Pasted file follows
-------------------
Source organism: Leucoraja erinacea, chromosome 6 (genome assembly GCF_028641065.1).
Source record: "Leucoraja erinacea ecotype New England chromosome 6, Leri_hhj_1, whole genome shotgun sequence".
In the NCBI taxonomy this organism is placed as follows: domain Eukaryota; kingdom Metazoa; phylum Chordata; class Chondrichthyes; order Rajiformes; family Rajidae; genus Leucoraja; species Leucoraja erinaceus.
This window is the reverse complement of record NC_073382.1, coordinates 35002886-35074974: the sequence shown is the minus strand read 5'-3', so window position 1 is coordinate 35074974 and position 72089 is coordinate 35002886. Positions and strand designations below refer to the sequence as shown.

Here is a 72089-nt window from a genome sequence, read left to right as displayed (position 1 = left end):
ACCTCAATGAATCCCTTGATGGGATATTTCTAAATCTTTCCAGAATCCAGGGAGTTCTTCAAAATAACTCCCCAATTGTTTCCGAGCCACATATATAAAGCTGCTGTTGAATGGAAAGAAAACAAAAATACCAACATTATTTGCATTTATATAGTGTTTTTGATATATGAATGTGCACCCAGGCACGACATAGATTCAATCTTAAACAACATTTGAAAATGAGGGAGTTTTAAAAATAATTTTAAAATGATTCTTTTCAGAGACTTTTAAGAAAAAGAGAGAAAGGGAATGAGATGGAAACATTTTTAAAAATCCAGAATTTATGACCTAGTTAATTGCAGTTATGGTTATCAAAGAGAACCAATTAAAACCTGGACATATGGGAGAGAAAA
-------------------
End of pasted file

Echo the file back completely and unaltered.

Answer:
Source organism: Leucoraja erinacea, chromosome 6 (genome assembly GCF_028641065.1).
Source record: "Leucoraja erinacea ecotype New England chromosome 6, Leri_hhj_1, whole genome shotgun sequence".
In the NCBI taxonomy this organism is placed as follows: domain Eukaryota; kingdom Metazoa; phylum Chordata; class Chondrichthyes; order Rajiformes; family Rajidae; genus Leucoraja; species Leucoraja erinaceus.
This window is the reverse complement of record NC_073382.1, coordinates 35002886-35074974: the sequence shown is the minus strand read 5'-3', so window position 1 is coordinate 35074974 and position 72089 is coordinate 35002886. Positions and strand designations below refer to the sequence as shown.

Here is a 72089-nt window from a genome sequence, read left to right as displayed (position 1 = left end):
ACCTCAATGAATCCCTTGATGGGATATTTCTAAATCTTTCCAGAATCCAGGGAGTTCTTCAAAATAACTCCCCAATTGTTTCCGAGCCACATATATAAAGCTGCTGTTGAATGGAAAGAAAACAAAAATACCAACATTATTTGCATTTATATAGTGTTTTTGATATATGAATGTGCACCCAGGCACGACATAGATTCAATCTTAAACAACATTTGAAAATGAGGGAGTTTTAAAAATAATTTTAAAATGATTCTTTTCAGAGACTTTTAAGAAAAAGAGAGAAAGGGAATGAGATGGAAACATTTTTAAAAATCCAGAATTTATGACCTAGTTAATTGCAGTTATGGTTATCAAAGAGAACCAATTAAAACCTGGACATATGGGAGAGAAAA